PRESCOTT - Chino Valley High School student Cheyenne Jasper, 14, quit the guitar and took up a fiddle, and now she says she is ready to fiddle her way around the county as part of Sharlot Hall Museum's new Cultural Arts History Conservatory.
"Playing the guitar was not in my best interest," Cheyenne said during a pre-audition session. "So I switched to the fiddle and everything just clicked. Now it is a big part of my life."
Kent Gugler, a music teacher at Heritage Middle School in Chino Valley and the director of the Heritage Middle School String Band, is leading the 12 students selected to form the band. The conservatory is for student musicians ages 10-18 years old.
Gugler envisions the group as "an honors program from the school music programs." The conservatory will focus on central Arizona music from the 1800s through recent time.
"Ultimately, this program will not be simply a survey or memorialization of the musical tradition of this area," Gugler explained. "In the education and development of young performers, it will represent a continuation of that tradition into the future."
Jody Drake, education curator at the museum, said museum staff had the idea five years ago to form a conservatory group of top-notch student musicians.
"The conservatory is a continuation of the Folk Music Festival, which we put on every year as a way to preserve the music of the central Arizona highlands," Drake said. "The group is going to not only learn to play better under Kent, but it is going to be highly involved with the centennial festivities."
And in keeping true to history, the young musicians will give audiences lots of Irish music filled with the sounds of fiddles, guitars, standup bass and mandolins.
"I love Irish jigs," said Cheyenne, whose strawberry blonde hair and fair skin reflect her Irish heritage. "I love everything about Irish culture and music."
Seventh-grader Cole Driescher, 12, started playing guitar in sixth grade at Heritage Middle School and is a member of the school's string band. His favorite music is blues.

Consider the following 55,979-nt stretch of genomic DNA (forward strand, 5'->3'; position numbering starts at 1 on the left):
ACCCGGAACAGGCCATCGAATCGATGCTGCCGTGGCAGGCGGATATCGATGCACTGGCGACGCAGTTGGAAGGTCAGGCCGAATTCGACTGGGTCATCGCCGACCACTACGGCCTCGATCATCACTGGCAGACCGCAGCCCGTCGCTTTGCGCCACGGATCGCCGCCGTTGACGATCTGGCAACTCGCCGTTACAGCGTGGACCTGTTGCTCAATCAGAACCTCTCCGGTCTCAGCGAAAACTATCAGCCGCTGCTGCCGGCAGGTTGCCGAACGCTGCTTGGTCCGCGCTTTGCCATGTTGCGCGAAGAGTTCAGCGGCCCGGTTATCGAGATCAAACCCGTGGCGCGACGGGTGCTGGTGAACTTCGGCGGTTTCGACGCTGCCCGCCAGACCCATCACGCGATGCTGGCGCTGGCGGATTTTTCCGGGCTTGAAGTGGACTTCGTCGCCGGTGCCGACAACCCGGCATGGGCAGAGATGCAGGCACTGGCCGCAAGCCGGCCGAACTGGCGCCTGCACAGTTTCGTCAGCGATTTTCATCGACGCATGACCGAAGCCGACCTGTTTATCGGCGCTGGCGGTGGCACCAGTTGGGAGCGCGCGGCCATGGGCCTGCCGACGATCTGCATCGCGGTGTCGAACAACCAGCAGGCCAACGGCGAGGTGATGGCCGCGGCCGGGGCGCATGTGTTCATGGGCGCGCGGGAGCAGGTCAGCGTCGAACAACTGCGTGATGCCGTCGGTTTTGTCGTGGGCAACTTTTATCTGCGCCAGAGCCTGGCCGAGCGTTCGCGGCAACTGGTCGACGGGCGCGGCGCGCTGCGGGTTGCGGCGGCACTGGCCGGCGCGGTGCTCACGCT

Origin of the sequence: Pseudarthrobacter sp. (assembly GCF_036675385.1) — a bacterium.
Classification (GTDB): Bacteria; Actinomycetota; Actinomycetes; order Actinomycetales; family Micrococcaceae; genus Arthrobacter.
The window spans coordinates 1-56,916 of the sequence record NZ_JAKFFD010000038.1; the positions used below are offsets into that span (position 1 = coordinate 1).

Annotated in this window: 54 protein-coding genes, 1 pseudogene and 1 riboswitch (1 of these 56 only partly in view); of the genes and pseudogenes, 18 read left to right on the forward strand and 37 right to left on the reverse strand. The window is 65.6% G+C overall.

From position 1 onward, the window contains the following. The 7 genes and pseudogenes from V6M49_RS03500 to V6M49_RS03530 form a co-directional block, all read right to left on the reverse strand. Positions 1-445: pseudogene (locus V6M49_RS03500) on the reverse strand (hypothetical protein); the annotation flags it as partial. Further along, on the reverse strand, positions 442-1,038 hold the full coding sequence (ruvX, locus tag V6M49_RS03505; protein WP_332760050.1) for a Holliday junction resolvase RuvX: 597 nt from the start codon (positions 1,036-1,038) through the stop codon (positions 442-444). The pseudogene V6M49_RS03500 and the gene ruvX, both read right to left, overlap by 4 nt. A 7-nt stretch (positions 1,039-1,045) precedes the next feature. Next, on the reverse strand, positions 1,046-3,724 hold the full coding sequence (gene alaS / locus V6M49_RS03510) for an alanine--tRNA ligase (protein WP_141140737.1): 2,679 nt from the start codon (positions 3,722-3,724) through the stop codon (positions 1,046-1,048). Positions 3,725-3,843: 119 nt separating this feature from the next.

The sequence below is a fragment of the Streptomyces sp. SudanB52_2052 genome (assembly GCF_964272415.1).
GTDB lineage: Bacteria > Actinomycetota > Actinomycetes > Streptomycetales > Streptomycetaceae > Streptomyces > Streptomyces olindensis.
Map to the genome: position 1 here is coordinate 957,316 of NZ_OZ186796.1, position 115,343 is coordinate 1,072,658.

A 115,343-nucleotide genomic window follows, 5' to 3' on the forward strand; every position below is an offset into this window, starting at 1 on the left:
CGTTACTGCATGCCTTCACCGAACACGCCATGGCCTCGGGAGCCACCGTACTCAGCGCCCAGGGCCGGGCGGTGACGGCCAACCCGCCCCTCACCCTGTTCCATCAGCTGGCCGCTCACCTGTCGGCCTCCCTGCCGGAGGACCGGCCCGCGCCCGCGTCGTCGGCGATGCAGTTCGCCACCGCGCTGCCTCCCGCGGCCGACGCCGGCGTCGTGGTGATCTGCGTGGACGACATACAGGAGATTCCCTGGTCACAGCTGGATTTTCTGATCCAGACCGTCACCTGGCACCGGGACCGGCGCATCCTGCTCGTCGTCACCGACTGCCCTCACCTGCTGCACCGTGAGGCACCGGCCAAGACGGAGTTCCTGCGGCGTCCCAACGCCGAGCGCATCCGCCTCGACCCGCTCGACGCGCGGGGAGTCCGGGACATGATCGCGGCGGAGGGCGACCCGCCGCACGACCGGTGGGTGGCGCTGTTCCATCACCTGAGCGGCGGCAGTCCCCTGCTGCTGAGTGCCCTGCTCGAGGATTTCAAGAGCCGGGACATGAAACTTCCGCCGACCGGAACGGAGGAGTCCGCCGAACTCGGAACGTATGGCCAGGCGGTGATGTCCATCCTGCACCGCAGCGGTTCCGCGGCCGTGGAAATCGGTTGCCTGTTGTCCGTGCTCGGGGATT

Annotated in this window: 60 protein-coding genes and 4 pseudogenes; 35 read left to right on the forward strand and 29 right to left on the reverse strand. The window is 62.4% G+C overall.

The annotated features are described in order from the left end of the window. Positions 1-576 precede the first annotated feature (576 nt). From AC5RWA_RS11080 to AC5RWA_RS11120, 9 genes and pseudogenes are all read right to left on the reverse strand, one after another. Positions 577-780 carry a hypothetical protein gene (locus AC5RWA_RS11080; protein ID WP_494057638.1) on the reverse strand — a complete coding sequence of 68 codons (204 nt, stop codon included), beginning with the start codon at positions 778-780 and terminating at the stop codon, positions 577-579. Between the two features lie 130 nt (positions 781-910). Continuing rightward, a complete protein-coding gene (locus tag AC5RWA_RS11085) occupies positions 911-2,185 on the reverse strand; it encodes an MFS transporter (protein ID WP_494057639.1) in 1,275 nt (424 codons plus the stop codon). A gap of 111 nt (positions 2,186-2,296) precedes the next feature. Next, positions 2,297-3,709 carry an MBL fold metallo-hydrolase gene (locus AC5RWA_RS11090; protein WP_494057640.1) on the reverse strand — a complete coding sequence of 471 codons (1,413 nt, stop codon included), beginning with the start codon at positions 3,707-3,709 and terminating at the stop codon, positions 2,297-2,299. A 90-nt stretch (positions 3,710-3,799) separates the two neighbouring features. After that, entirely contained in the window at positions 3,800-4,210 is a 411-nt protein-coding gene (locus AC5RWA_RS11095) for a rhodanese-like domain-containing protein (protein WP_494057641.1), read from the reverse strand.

"There's something about it that when I play, I can put my feelings through the music - it's a sort of freedom," Cole said during a recent rehearsal. "If I get into the band, I think it will be neat to know what country the songs are from, and how old they date back to."
After Gugler feels the musicians are ready to strut their stuff, the group will perform shows in and around Prescott, including Sharlot Hall Museum, and he wants to eventually take the show on the road.
"The conservatory is intended to be an educational program exploring the historical and contemporary musical tradition of central Yavapai County," Gugler said. "This will involve student research, musical instruction, arrangement of materials, rehearsals, and ultimately perform our material in a variety of venues."
Cheyenne is so excited about the conservatory, she can hardly wait to audition and start playing.
"I just can't get away from music," she said. "Everyday of my life is like a music class."
Gugler is equally excited about Jasper's fiddle and violin talents, and specifically asked her to audition.
Auditions for the conservatory start at 4 p.m. Friday, Jan. 21, at Sharlot Hall Museum, 415 W. Gurley St., in Prescott. Students must provide their own instruments and already have a certain level of skill.
"We will elevate their musicianship and give them a life-long thrill," Gugler said of the future band. "We're going to display our cultural heritage to the community and help preserve this music."
"I'm a little nervous about the audition, but I want to keep playing," Cole said. "My grandfather wanted me to carry on our family's guitar tradition."
For more information about the cultural conservatory and the audition, call Gugler at Heritage Middle School, 636-4464, or Jody Drake at Sharlot Hall Museum, 445-3122.